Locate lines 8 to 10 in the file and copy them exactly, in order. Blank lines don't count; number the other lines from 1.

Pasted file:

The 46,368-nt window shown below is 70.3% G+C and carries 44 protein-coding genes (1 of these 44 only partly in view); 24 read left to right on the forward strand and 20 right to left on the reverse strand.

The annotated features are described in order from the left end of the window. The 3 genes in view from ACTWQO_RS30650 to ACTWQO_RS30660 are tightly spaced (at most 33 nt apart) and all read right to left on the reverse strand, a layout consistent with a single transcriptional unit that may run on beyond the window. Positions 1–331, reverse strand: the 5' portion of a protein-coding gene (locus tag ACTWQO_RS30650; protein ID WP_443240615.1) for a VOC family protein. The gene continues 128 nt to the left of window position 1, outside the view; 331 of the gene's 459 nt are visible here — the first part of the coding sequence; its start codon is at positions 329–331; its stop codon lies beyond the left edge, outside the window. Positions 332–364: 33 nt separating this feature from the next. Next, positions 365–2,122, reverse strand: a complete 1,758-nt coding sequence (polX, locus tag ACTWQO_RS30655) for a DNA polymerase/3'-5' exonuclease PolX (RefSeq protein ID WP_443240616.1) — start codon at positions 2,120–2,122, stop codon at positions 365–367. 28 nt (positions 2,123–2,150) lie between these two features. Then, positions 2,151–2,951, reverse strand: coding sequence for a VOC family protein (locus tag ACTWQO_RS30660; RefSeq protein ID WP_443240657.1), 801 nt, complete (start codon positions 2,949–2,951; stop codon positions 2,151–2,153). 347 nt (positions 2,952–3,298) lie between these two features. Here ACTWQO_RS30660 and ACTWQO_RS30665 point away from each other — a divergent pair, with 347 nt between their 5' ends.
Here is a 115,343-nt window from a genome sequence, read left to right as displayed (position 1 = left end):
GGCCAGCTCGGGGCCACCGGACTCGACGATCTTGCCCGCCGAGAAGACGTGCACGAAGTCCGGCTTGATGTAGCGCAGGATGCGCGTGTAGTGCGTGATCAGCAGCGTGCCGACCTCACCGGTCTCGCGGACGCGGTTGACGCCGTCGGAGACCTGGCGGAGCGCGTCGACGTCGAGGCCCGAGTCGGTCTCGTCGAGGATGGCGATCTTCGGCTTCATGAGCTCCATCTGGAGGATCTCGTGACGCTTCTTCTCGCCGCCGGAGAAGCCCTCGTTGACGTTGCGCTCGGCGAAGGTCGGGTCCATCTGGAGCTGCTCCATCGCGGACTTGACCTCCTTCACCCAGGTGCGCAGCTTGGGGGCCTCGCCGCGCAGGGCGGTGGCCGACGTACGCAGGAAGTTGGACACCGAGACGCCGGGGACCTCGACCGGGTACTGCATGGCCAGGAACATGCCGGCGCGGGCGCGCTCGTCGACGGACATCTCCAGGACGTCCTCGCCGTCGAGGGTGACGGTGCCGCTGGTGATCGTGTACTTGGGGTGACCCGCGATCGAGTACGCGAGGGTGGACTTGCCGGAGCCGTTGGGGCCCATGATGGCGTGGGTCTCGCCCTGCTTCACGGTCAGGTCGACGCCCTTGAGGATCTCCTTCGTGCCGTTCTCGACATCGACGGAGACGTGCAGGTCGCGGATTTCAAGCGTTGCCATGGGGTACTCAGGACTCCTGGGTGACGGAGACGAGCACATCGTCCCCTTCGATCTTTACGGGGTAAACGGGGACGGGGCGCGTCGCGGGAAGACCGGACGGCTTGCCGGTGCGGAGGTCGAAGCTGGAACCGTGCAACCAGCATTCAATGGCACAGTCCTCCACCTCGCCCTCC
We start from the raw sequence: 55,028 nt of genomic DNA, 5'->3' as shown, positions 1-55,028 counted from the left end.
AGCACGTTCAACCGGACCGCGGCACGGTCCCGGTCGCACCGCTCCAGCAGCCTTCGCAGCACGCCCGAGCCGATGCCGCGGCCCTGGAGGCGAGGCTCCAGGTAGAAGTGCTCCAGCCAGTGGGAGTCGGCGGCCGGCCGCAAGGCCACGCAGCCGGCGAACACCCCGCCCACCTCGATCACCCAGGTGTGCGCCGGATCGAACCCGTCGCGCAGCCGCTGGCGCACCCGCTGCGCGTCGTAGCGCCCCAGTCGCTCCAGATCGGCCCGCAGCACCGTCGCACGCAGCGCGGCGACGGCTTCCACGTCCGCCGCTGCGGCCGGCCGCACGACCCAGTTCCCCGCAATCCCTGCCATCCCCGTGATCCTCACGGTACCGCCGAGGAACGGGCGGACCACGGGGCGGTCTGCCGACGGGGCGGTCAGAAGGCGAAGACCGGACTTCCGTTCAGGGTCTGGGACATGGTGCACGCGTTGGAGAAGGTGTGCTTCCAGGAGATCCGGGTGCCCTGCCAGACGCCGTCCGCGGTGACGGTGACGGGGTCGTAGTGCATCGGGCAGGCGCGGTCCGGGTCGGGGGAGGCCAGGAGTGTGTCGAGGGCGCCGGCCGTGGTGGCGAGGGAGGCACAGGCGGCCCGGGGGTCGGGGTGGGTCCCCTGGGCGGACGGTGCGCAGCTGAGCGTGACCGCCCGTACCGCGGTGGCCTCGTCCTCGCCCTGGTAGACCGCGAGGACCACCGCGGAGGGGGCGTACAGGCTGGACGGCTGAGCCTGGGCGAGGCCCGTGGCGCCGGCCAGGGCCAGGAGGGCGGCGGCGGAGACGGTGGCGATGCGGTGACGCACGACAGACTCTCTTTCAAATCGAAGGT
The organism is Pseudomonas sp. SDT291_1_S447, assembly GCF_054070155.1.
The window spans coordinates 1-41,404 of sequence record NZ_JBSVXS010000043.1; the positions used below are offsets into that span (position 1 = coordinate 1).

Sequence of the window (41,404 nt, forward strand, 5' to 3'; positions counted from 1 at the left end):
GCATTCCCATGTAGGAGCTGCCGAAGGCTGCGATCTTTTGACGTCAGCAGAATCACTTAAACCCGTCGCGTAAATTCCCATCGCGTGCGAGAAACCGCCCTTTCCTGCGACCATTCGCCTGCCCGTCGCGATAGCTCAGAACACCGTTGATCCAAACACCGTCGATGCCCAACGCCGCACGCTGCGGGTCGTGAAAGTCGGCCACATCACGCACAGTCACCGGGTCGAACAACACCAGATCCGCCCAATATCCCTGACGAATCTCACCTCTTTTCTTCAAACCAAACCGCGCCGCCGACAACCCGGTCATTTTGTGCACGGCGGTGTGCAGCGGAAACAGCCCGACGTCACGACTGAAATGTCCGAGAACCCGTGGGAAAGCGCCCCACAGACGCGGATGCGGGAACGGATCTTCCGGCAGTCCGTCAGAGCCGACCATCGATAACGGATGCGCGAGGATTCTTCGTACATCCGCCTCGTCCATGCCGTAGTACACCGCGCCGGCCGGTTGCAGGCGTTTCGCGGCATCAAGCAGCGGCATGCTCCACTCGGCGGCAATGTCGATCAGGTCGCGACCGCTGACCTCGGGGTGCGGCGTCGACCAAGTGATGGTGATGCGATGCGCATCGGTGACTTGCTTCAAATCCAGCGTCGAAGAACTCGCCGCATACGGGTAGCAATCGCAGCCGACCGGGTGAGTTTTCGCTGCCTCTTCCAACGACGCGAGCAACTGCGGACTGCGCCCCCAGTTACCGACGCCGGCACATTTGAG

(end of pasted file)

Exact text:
The window spans coordinates 1-41,404 of sequence record NZ_JBSVXS010000043.1; the positions used below are offsets into that span (position 1 = coordinate 1).

Sequence of the window (41,404 nt, forward strand, 5' to 3'; positions counted from 1 at the left end):
GCATTCCCATGTAGGAGCTGCCGAAGGCTGCGATCTTTTGACGTCAGCAGAATCACTTAAACCCGTCGCGTAAATTCCCATCGCGTGCGAGAAACCGCCCTTTCCTGCGACCATTCGCCTGCCCGTCGCGATAGCTCAGAACACCGTTGATCCAAACACCGTCGATGCCCAACGCCGCACGCTGCGGGTCGTGAAAGTCGGCCACATCACGCACAGTCACCGGGTCGAACAACACCAGATCCGCCCAATATCCCTGACGAATCTCACCTCTTTTCTTCAAACCAAACCGCGCCGCCGACAACCCGGTCATTTTGTGCACGGCGGTGTGCAGCGGAAACAGCCCGACGTCACGACTGAAATGTCCGAGAACCCGTGGGAAAGCGCCCCACAGACGCGGATGCGGGAACGGATCTTCCGGCAGTCCGTCAGAGCCGACCATCGATAACGGATGCGCGAGGATTCTTCGTACATCCGCCTCGTCCATGCCGTAGTACACCGCGCCGGCCGGTTGCAGGCGTTTCGCGGCATCAAGCAGCGGCATGCTCCACTCGGCGGCAATGTCGATCAGGTCGCGACCGCTGACCTCGGGGTGCGGCGTCGACCAAGTGATGGTGATGCGATGCGCATCGGTGACTTGCTTCAAATCCAGCGTCGAAGAACTCGCCGCATACGGGTAGCAATCGCAGCCGACCGGGTGAGTTTTCGCTGCCTCTTCCAACGACGCGAGCAACTGCGGACTGCGCCCCCAGTTACCGACGCCGGCACATTTGAG